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Ginger Billy bringing backwoods humor to Riverside Casino Event Center
Comedian finds new direction from switching careers
Ginger Billy could be the punch line to many of Jeff Foxworthy's "You Might Be a Redneck" jokes.
Ginger Billy, aka Adam Parkins, grew up and lives in the backwoods of South Carolina and has a number of self-described “trashy tattoos.” While coming of age in the hinterland, Parkins sported a mullet and kicked back by indulging in rural activities.
“I was a shy kid growing up, but I was always looking for a way to make people laugh,” Parkins said.
If you go
What: Ginger Billy
Where: Riverside Casino Event Center, 3184 Highway 22, Riverside
When: 8 p.m. Friday, Jan. 27, 2023; 9:30 p.m. meet and greet, $50 separate ticket
Tickets: $25 to $45, casino Gift Shop, 1-(877) 677-3456 or riversidecasinoandresort.com/eventcenter.html
Artist’s website: gingerbillycomedy.com/ginger-billy
Parkins, 35, loved comedy as a teenager. Now the married father of a son, he particularly enjoyed Foxworthy and his Blue Collar Comedy mates Larry the Cable Guy, Bill Engvall and Ron White.
“Larry the Cable Guy is perfect humor for a kid,” Parkins said while calling from his South Carolina home. “Teenagers love silly humor. I loved Larry the Cable Guy and the Jim Carrey movies ‘Dumb and Dumber’ and ‘Ace Ventura.’ But the funny thing is that I never wanted to be a comedian.”
Parkins became a respiratory therapist.
“I saved lives working in critical care for 14 years,” he said. “I dealt with gunshot victims, people who were in car wrecks. I was the guy who operated life support. What I did was anything but funny.”
Parkins was impressed with the medical crew who saved Buffalo Bills safety Damar Hamlin’s life after he suffered cardiac arrest during a game earlier this month.
“They did an amazing job,” Parkins said. “I’m blown away by the fact that the least-paid guys on the field did the most amazing thing to react like they did. Medics save so many lives and they don’t get paid like they should. It’s a noble profession. I was proud of what I did for all those years.”
However, Parkins found another calling three years ago after crafting comedy videos.
“I was shocked how they blew up,” Parkins said. “Some of the videos I made got 30 million views. Now when I make my videos if I don’t get 5 million views I feel like a failure.”
Parkins was performing as a comic and toiling as a health care professional for a year but then the pandemic hit.
“I was told that I would have to shave my beard after the coronavirus hit,” Parkins said. “There was no way I could do that, so I quit that job since my beard is part of who I am as a comedian. I’m also glad I left that line of work then because I know how stressful it became. My wife is a nurse and it took a lot out of her. So I focused on being a comic and making my videos.”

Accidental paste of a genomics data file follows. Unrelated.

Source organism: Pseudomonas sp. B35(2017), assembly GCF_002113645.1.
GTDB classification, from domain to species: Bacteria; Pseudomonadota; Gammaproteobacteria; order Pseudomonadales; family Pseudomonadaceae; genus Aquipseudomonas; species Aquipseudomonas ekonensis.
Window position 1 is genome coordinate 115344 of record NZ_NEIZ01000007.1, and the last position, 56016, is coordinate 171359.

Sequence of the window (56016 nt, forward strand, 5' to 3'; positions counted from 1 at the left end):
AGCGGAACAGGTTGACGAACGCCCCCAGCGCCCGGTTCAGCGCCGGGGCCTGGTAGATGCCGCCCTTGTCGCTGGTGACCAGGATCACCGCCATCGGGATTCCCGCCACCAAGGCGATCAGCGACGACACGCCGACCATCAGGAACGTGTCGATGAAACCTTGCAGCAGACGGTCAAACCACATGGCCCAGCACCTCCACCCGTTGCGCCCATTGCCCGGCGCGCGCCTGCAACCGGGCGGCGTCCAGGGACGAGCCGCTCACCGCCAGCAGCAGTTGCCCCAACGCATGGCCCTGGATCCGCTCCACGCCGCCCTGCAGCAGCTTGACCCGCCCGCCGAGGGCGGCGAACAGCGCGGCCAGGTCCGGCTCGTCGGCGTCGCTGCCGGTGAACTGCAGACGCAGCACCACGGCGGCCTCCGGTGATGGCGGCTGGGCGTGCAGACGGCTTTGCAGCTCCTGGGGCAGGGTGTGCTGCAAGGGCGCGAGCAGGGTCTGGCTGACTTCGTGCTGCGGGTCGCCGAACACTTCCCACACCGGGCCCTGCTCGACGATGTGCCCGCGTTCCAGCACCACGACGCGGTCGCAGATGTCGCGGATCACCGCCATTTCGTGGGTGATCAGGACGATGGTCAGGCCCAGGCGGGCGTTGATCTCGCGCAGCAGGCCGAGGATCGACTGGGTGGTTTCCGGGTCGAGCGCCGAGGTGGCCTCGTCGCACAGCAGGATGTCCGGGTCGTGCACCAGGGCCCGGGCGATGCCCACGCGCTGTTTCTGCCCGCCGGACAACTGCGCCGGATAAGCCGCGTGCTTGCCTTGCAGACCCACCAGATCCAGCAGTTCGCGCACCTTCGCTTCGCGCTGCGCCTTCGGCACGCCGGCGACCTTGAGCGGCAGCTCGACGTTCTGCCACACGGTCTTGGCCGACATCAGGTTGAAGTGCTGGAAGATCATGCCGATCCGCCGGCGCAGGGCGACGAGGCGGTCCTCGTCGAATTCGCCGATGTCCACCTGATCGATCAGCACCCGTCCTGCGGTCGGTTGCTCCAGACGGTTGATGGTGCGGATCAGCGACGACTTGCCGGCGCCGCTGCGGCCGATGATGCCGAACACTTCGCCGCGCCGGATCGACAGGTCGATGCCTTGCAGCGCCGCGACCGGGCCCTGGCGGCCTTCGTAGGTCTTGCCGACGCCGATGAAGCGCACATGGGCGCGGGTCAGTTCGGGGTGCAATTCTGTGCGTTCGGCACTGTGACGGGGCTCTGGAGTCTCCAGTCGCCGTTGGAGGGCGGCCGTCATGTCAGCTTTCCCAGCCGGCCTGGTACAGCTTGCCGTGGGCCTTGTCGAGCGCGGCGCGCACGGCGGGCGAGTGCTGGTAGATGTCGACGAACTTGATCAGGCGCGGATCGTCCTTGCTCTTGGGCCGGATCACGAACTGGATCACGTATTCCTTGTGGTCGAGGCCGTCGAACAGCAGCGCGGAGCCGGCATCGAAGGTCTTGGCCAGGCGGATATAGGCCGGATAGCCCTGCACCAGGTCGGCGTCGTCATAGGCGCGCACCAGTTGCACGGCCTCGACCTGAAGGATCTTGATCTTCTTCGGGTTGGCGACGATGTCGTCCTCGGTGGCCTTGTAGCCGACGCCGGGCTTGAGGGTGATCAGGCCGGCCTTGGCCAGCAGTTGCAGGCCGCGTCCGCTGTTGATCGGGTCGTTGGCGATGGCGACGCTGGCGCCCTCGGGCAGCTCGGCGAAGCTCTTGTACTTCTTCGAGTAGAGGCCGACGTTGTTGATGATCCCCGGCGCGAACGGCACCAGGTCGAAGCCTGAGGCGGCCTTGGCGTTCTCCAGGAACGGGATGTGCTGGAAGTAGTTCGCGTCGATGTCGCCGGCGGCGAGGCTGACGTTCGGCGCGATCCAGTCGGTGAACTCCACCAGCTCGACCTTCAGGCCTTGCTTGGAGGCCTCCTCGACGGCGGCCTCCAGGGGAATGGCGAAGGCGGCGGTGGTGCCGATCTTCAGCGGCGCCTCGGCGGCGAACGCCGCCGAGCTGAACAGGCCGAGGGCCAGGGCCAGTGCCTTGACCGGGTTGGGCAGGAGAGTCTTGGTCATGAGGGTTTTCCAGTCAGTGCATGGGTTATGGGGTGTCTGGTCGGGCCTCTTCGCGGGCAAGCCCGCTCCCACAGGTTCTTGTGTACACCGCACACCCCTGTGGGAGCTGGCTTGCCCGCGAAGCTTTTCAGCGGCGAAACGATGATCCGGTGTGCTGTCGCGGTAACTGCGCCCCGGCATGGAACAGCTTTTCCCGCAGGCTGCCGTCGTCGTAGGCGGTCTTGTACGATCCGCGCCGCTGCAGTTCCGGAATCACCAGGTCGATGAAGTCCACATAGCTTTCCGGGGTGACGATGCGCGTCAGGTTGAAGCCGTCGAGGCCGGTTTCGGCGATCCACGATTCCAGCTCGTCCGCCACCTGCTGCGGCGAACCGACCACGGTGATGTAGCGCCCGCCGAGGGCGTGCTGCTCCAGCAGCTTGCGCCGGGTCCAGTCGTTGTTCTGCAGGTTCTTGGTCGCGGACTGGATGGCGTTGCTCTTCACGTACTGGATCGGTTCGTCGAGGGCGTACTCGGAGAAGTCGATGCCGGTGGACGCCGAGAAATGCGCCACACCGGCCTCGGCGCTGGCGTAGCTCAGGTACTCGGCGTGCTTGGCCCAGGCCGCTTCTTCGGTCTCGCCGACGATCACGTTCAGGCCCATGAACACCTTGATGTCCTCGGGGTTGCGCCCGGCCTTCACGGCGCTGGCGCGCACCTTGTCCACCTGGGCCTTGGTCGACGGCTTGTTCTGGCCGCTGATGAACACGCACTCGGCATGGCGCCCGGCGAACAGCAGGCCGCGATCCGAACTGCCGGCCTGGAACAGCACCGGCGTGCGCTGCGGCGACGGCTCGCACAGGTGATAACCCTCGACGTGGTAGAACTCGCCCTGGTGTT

You might be a redneck if you blow up stuff on your 32-acre property like Parkins was doing last week.
“The cool thing is that I can make a lot of wild videos where I am, because I’m isolated out here,” he said. “I love living out here.”
Expect Parkins to deliver anecdotes when he appears Friday in the Riverside Casino Event Center.
“I talk about my life,” he said. “I talk about growing up. I talk about my marriage. I tell people that my wife is the man of the house. I have fun talking about the family stuff and my past. I’m so different than how I was as a kid.”
The physical difference between teenage Parkins and now is dramatic. He was a scrawny kid who had a full head of hair and was clean shaven. Now, he’s bald, bearded and muscular.
“I lucked into weightlifting,” he said. “It wasn’t my idea. My best friend, who was like my brother, started lifting weights and he encouraged me to try it, and I loved it. He was killed six years ago, but I think about him all the time, since lifting is one of the best things that ever happened to me. I have a very good build. I was blessed genetically. I’m looking good.”
However, few comics have six packs, like Parkins.
“I’m fine with that, because I didn’t want to be another fat comedian,” he said. “There are enough of them.”
Parkins is looking forward to returning to Iowa, especially since it looks to be warmer than when he made his initial appearance in 2019.
“It was so cold,” he said. “It was minus 4 degrees. I didn’t have a coat for that kind of weather. I remember ... buying a coat that you could scale Mount Everest with. It’s got to be warmer this time.”
The temperature will be tolerable for Parkins, who will be back delivering his folksy stories.
“I get to do what I love,” he said. “It’s a great deal. The crazy thing is that a few years ago, I was doing something completely different, not ever having an idea that I could be a comedian. Life is crazy.”